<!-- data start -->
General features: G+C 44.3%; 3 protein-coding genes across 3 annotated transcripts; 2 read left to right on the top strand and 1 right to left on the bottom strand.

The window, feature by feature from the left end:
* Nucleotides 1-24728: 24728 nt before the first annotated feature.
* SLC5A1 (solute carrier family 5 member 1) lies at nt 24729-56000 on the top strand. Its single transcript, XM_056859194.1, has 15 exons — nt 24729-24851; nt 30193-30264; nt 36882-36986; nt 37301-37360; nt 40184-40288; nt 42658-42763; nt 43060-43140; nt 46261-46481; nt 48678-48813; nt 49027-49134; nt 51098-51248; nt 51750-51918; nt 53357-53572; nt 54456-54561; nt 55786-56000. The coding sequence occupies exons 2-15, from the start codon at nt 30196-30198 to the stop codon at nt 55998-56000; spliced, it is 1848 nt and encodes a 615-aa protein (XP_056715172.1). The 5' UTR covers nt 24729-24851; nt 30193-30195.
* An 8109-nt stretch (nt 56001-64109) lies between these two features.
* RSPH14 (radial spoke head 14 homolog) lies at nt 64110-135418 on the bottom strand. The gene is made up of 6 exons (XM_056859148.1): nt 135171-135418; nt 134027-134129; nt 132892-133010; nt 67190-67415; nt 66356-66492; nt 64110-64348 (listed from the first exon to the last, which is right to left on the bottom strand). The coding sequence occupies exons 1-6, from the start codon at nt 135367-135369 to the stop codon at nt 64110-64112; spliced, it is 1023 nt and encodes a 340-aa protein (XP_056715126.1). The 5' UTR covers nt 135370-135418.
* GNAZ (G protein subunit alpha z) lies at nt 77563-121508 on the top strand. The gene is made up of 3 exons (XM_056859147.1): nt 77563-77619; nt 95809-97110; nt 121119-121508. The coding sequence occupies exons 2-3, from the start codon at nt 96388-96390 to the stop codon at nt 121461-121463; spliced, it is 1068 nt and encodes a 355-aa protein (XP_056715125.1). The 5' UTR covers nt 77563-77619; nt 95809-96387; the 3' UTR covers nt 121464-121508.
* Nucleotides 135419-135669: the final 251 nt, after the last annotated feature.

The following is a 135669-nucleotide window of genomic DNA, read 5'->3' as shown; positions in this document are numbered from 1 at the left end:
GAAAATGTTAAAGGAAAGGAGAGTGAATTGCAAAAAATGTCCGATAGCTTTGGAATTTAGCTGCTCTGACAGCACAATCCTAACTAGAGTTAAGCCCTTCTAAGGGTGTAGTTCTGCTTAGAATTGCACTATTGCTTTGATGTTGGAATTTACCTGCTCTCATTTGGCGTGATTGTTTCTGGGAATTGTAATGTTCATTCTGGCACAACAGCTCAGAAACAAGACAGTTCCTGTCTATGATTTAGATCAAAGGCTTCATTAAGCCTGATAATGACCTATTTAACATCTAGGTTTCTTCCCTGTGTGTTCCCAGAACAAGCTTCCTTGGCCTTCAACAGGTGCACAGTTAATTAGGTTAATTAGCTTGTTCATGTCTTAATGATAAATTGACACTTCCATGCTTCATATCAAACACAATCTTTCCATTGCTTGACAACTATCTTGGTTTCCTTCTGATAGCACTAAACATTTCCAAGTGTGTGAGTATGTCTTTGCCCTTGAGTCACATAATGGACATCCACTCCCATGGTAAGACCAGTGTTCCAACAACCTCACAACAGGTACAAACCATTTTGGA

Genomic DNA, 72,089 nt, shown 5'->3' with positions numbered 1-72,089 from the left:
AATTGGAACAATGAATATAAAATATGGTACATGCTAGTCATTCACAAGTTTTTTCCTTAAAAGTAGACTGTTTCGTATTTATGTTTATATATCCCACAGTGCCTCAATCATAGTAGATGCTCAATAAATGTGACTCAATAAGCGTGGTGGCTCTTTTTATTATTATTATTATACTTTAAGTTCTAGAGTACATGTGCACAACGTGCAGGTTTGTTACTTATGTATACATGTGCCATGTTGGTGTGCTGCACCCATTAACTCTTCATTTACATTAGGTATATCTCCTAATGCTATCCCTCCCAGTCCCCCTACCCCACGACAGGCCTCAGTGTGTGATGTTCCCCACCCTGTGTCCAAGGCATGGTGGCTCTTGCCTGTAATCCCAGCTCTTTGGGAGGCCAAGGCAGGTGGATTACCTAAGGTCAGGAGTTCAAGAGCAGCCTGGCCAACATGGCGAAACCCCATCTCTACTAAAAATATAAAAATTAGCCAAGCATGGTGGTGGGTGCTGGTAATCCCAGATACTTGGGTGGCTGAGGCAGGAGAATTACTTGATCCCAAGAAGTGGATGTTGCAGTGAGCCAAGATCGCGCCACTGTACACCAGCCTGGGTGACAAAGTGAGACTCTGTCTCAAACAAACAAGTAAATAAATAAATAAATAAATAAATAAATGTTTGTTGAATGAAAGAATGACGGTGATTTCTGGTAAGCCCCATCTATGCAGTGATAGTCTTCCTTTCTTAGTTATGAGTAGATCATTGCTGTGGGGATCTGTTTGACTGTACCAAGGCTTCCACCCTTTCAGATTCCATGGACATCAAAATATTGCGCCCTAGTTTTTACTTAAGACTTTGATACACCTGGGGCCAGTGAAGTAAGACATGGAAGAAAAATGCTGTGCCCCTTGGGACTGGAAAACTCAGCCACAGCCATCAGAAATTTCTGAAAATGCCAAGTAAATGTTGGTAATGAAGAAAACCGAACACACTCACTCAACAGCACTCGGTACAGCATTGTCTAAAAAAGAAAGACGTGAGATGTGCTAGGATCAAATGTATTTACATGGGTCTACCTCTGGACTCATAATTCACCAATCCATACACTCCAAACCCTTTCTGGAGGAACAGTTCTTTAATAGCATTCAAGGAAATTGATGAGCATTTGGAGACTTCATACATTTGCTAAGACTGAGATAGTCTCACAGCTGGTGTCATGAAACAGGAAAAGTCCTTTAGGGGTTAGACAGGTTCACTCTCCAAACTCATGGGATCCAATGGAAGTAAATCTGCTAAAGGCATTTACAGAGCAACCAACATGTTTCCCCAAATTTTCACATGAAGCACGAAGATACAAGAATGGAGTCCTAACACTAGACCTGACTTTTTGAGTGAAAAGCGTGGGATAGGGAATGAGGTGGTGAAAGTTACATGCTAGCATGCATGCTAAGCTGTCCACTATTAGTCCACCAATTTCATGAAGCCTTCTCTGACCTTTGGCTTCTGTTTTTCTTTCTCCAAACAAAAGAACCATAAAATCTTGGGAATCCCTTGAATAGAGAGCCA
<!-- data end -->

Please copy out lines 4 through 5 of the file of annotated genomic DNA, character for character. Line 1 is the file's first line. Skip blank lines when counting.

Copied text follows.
* SLC5A1 (solute carrier family 5 member 1) lies at nt 24729-56000 on the top strand. Its single transcript, XM_056859194.1, has 15 exons — nt 24729-24851; nt 30193-30264; nt 36882-36986; nt 37301-37360; nt 40184-40288; nt 42658-42763; nt 43060-43140; nt 46261-46481; nt 48678-48813; nt 49027-49134; nt 51098-51248; nt 51750-51918; nt 53357-53572; nt 54456-54561; nt 55786-56000. The coding sequence occupies exons 2-15, from the start codon at nt 30196-30198 to the stop codon at nt 55998-56000; spliced, it is 1848 nt and encodes a 615-aa protein (XP_056715172.1). The 5' UTR covers nt 24729-24851; nt 30193-30195.
* An 8109-nt stretch (nt 56001-64109) lies between these two features.